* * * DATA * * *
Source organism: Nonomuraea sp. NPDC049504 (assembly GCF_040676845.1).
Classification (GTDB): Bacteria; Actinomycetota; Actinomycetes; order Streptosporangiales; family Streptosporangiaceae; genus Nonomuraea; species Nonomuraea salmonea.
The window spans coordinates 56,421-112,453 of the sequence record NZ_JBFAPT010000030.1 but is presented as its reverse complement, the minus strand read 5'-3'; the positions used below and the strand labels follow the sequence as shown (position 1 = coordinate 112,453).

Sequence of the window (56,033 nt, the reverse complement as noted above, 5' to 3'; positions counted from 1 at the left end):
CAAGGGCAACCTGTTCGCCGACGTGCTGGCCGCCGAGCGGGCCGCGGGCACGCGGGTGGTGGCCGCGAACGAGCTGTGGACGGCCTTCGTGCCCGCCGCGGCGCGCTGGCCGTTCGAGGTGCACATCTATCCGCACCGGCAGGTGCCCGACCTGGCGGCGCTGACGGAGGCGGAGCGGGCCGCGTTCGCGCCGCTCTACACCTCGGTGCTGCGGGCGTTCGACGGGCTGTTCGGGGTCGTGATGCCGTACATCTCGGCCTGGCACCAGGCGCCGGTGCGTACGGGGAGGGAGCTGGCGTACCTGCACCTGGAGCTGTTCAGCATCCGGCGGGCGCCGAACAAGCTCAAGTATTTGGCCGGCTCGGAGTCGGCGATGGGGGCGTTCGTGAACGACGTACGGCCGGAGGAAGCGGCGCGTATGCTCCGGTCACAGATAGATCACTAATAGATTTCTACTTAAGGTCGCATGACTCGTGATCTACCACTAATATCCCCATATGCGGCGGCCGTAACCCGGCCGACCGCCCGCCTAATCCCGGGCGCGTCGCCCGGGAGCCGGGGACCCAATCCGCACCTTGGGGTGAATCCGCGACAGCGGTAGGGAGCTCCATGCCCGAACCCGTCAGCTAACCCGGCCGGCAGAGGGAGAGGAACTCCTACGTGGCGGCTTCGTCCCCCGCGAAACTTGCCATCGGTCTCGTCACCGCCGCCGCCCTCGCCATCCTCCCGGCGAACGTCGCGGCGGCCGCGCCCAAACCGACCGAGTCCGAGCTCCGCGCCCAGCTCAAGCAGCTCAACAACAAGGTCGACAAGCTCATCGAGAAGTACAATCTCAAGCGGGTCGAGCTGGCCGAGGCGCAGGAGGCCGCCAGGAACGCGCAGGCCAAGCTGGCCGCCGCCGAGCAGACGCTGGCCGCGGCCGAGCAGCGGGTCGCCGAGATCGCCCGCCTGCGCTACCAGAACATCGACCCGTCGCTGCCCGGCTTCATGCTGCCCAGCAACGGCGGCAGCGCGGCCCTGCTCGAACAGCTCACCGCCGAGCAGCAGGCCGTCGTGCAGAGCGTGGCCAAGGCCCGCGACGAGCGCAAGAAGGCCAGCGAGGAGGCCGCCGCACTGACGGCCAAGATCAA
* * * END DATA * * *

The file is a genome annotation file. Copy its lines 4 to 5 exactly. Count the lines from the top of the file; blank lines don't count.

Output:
Sequence of the window (56,033 nt, the reverse complement as noted above, 5' to 3'; positions counted from 1 at the left end):
CAAGGGCAACCTGTTCGCCGACGTGCTGGCCGCCGAGCGGGCCGCGGGCACGCGGGTGGTGGCCGCGAACGAGCTGTGGACGGCCTTCGTGCCCGCCGCGGCGCGCTGGCCGTTCGAGGTGCACATCTATCCGCACCGGCAGGTGCCCGACCTGGCGGCGCTGACGGAGGCGGAGCGGGCCGCGTTCGCGCCGCTCTACACCTCGGTGCTGCGGGCGTTCGACGGGCTGTTCGGGGTCGTGATGCCGTACATCTCGGCCTGGCACCAGGCGCCGGTGCGTACGGGGAGGGAGCTGGCGTACCTGCACCTGGAGCTGTTCAGCATCCGGCGGGCGCCGAACAAGCTCAAGTATTTGGCCGGCTCGGAGTCGGCGATGGGGGCGTTCGTGAACGACGTACGGCCGGAGGAAGCGGCGCGTATGCTCCGGTCACAGATAGATCACTAATAGATTTCTACTTAAGGTCGCATGACTCGTGATCTACCACTAATATCCCCATATGCGGCGGCCGTAACCCGGCCGACCGCCCGCCTAATCCCGGGCGCGTCGCCCGGGAGCCGGGGACCCAATCCGCACCTTGGGGTGAATCCGCGACAGCGGTAGGGAGCTCCATGCCCGAACCCGTCAGCTAACCCGGCCGGCAGAGGGAGAGGAACTCCTACGTGGCGGCTTCGTCCCCCGCGAAACTTGCCATCGGTCTCGTCACCGCCGCCGCCCTCGCCATCCTCCCGGCGAACGTCGCGGCGGCCGCGCCCAAACCGACCGAGTCCGAGCTCCGCGCCCAGCTCAAGCAGCTCAACAACAAGGTCGACAAGCTCATCGAGAAGTACAATCTCAAGCGGGTCGAGCTGGCCGAGGCGCAGGAGGCCGCCAGGAACGCGCAGGCCAAGCTGGCCGCCGCCGAGCAGACGCTGGCCGCGGCCGAGCAGCGGGTCGCCGAGATCGCCCGCCTGCGCTACCAGAACATCGACCCGTCGCTGCCCGGCTTCATGCTGCCCAGCAACGGCGGCAGCGCGGCCCTGCTCGAACAGCTCACCGCCGAGCAGCAGGCCGTCGTGCAGAGCGTGGCCAAGGCCCGCGACGAGCGCAAGAAGGCCAGCGAGGAGGCCGCCGCACTGACGGCCAAGATCAA